Workmanship remains a key opportunity driver for many local brands. Massimo La Porta, sales manager of the dress-shirtmaker by the same name, said, “This type of product is in increasing demand abroad. Artisanal products, paradoxically, are worth more abroad than in Italy. And our customers specifically want the product to be ‘Made in Naples.’ In Japan, for example, [some customers] want to see that on the label.” Aside from working under its own brand, the firm produces private label for Barneys New York and Ralph Lauren Purple Label, among others, La Porta said.
Research and attention to consumer’s needs were also cited by some of the brands as one of the main draws with foreign buyers. Matteo Germano, the third-generation owner of pants-maker Germano, said his company — which is already distributed outside Italy, including in the U.S., Japan and Sweden — is in demand with customers for “our extensive research in fabrics, details, structures and micro-structures.” He said his firm’s focus on fit — with slimmer fits in Europe and more relaxed fits in “Anglo-Saxon” markets — was a draw.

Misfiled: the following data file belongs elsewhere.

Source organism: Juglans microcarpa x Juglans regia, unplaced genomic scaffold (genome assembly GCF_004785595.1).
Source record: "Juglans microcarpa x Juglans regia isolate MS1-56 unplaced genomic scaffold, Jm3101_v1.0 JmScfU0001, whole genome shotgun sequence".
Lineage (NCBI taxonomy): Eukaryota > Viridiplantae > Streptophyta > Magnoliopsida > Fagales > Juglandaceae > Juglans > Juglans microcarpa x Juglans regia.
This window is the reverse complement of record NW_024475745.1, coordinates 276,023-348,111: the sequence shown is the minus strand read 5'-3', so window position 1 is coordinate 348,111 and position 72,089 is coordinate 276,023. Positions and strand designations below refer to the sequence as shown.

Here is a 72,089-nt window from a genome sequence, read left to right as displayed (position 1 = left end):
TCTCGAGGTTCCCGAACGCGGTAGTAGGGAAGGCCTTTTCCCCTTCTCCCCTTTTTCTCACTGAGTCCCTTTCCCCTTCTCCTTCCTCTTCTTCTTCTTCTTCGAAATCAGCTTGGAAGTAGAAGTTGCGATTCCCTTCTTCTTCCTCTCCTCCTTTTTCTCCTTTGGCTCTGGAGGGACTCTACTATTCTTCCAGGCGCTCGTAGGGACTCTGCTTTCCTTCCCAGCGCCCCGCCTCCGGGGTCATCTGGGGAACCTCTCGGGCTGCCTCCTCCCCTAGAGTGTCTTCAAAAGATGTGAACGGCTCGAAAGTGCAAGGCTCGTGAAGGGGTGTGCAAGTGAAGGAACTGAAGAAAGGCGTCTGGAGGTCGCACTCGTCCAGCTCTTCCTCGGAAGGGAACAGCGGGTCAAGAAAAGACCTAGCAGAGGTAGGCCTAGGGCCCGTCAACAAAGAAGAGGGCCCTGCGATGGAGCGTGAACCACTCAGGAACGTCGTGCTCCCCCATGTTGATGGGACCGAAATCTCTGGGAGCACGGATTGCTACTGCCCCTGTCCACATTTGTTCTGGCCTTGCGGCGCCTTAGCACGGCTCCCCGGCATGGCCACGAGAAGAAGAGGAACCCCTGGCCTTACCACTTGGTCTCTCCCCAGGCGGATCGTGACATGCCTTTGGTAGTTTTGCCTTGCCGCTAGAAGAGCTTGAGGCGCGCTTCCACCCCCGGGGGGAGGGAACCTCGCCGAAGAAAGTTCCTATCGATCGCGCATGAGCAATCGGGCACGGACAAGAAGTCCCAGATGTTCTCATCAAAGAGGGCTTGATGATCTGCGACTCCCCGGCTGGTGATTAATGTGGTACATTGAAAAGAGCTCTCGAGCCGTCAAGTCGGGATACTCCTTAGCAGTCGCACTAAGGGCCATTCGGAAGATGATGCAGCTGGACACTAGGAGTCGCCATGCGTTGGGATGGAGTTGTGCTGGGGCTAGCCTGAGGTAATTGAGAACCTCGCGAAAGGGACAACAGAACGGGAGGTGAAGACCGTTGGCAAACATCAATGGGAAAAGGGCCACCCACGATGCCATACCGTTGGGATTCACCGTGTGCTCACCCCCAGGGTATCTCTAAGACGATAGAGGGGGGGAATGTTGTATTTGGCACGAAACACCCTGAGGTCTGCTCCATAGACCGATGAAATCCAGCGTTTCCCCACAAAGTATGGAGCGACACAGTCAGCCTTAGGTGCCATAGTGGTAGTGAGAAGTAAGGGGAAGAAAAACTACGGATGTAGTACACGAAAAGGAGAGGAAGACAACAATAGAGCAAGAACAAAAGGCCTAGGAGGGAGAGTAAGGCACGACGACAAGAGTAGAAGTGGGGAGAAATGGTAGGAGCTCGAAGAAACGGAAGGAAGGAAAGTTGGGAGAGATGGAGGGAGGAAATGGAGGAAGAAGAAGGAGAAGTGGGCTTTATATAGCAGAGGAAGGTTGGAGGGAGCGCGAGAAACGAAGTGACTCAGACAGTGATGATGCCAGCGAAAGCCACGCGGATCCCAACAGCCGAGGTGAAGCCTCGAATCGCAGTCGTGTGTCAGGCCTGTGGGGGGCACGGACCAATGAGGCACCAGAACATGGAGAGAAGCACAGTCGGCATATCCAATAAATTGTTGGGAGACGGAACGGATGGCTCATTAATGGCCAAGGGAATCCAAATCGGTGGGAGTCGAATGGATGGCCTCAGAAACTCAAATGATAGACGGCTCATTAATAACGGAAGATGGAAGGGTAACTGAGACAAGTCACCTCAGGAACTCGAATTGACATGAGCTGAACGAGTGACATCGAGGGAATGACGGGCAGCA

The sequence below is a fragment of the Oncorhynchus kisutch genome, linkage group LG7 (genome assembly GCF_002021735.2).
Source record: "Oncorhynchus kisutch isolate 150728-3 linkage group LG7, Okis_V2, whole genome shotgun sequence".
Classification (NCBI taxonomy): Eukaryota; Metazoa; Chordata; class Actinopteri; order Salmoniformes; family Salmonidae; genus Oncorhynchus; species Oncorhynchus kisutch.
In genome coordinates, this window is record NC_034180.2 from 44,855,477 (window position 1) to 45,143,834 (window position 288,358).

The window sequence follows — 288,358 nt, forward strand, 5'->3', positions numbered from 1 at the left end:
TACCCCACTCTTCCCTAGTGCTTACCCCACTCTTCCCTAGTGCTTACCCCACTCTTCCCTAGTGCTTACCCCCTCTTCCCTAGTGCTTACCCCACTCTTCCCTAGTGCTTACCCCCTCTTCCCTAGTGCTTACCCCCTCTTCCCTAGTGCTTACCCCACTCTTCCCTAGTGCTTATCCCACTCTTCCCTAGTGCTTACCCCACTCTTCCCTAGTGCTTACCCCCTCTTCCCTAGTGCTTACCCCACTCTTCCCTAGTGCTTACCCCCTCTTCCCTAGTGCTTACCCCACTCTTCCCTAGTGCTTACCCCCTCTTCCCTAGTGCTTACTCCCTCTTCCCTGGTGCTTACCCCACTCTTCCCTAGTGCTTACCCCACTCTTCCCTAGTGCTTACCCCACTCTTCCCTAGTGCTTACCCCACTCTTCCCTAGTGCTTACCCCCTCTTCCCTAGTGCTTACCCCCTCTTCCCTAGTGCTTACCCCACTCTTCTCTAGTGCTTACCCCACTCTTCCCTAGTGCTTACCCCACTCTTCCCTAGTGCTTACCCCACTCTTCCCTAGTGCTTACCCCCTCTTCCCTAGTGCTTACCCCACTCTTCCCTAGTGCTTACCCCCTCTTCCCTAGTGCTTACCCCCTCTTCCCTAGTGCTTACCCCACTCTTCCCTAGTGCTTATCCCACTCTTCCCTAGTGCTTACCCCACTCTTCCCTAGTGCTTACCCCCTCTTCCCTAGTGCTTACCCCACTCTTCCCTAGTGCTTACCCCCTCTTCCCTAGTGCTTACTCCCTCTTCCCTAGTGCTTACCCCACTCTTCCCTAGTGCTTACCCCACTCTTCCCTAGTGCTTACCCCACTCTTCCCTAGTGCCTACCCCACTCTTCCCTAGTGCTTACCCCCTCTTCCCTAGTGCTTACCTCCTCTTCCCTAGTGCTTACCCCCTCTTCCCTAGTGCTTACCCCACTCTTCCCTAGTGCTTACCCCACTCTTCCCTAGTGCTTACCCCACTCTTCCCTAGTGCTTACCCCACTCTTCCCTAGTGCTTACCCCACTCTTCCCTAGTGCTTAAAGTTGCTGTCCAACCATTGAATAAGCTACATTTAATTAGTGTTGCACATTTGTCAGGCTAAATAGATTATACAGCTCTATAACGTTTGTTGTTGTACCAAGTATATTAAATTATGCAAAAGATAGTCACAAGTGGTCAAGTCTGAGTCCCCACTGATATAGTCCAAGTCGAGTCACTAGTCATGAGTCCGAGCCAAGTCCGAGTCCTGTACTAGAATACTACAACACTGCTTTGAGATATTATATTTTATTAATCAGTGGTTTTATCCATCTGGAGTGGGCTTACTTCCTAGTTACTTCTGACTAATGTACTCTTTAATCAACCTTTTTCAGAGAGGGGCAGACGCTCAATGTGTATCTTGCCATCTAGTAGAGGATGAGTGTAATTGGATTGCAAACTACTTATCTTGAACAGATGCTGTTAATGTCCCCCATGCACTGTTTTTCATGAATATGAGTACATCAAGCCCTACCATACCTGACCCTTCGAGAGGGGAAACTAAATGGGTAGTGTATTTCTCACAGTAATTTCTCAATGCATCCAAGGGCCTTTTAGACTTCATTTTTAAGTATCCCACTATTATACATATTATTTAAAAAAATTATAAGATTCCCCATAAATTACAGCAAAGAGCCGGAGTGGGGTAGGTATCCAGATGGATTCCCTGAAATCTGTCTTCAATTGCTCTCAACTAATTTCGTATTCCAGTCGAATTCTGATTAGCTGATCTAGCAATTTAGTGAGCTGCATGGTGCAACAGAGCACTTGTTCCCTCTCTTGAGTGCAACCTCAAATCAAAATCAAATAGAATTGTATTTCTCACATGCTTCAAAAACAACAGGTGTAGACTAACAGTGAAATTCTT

While craftsmanship and quality were the key characteristics pointed to by most exhibitors at “Naples Meets the World,” technology was also on display, as could be seen at Neapolitan dress-shirtmaker Youareu. The firm’s patented-technology, magnetic-button shirts — produced entirely in Naples — are attracting interest from potential buyers in Holland, Germany and Japan, cofounder and business development director Liliya Kolesnikova said. The company was the first fashion firm to raise money on crowdfunding platform Kickstarter, she said, adding: “The Japanese — who are especially into technology — are very interested.” The company — which presently sells only online — is “close” to signing a distribution deal for the U.S. market with a multibrand distributor.